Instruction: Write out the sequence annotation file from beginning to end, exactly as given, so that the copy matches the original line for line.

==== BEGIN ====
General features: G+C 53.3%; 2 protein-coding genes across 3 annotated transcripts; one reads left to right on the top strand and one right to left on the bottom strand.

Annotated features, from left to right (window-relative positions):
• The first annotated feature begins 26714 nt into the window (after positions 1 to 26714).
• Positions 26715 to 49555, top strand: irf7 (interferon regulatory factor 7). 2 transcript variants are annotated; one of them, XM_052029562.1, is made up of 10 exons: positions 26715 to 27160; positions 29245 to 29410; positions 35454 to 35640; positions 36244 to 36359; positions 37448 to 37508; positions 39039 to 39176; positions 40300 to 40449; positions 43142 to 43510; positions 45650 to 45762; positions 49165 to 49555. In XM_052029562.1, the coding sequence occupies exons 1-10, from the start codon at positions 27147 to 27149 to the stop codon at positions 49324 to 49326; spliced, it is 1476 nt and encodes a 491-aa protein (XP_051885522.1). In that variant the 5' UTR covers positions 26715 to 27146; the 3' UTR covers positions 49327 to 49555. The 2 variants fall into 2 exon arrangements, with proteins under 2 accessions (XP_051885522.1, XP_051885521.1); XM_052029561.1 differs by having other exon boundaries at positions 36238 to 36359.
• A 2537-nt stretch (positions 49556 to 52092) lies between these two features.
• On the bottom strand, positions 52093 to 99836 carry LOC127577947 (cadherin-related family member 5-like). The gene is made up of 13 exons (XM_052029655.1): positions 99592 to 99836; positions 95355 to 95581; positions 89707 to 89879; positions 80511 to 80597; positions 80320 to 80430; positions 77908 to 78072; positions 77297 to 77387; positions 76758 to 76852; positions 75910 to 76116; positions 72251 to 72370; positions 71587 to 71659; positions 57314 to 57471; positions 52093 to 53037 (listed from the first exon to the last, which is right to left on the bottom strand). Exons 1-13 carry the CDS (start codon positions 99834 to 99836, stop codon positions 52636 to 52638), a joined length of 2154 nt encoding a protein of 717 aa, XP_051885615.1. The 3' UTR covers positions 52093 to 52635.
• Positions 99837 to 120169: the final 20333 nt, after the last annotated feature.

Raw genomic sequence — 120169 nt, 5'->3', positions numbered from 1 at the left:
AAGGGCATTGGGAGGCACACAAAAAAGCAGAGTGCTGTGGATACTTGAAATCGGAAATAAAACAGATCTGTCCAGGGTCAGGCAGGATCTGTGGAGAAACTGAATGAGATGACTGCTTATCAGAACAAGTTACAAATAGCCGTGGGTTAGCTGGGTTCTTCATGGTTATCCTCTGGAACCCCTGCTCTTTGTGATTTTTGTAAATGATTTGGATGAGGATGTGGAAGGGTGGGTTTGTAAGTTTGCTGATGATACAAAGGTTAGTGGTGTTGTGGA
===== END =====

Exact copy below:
General features: G+C 53.3%; 2 protein-coding genes across 3 annotated transcripts; one reads left to right on the top strand and one right to left on the bottom strand.

Annotated features, from left to right (window-relative positions):
• The first annotated feature begins 26714 nt into the window (after positions 1 to 26714).
• Positions 26715 to 49555, top strand: irf7 (interferon regulatory factor 7). 2 transcript variants are annotated; one of them, XM_052029562.1, is made up of 10 exons: positions 26715 to 27160; positions 29245 to 29410; positions 35454 to 35640; positions 36244 to 36359; positions 37448 to 37508; positions 39039 to 39176; positions 40300 to 40449; positions 43142 to 43510; positions 45650 to 45762; positions 49165 to 49555. In XM_052029562.1, the coding sequence occupies exons 1-10, from the start codon at positions 27147 to 27149 to the stop codon at positions 49324 to 49326; spliced, it is 1476 nt and encodes a 491-aa protein (XP_051885522.1). In that variant the 5' UTR covers positions 26715 to 27146; the 3' UTR covers positions 49327 to 49555. The 2 variants fall into 2 exon arrangements, with proteins under 2 accessions (XP_051885522.1, XP_051885521.1); XM_052029561.1 differs by having other exon boundaries at positions 36238 to 36359.
• A 2537-nt stretch (positions 49556 to 52092) lies between these two features.
• On the bottom strand, positions 52093 to 99836 carry LOC127577947 (cadherin-related family member 5-like). The gene is made up of 13 exons (XM_052029655.1): positions 99592 to 99836; positions 95355 to 95581; positions 89707 to 89879; positions 80511 to 80597; positions 80320 to 80430; positions 77908 to 78072; positions 77297 to 77387; positions 76758 to 76852; positions 75910 to 76116; positions 72251 to 72370; positions 71587 to 71659; positions 57314 to 57471; positions 52093 to 53037 (listed from the first exon to the last, which is right to left on the bottom strand). Exons 1-13 carry the CDS (start codon positions 99834 to 99836, stop codon positions 52636 to 52638), a joined length of 2154 nt encoding a protein of 717 aa, XP_051885615.1. The 3' UTR covers positions 52093 to 52635.
• Positions 99837 to 120169: the final 20333 nt, after the last annotated feature.

Raw genomic sequence — 120169 nt, 5'->3', positions numbered from 1 at the left:
AAGGGCATTGGGAGGCACACAAAAAAGCAGAGTGCTGTGGATACTTGAAATCGGAAATAAAACAGATCTGTCCAGGGTCAGGCAGGATCTGTGGAGAAACTGAATGAGATGACTGCTTATCAGAACAAGTTACAAATAGCCGTGGGTTAGCTGGGTTCTTCATGGTTATCCTCTGGAACCCCTGCTCTTTGTGATTTTTGTAAATGATTTGGATGAGGATGTGGAAGGGTGGGTTTGTAAGTTTGCTGATGATACAAAGGTTAGTGGTGTTGTGGA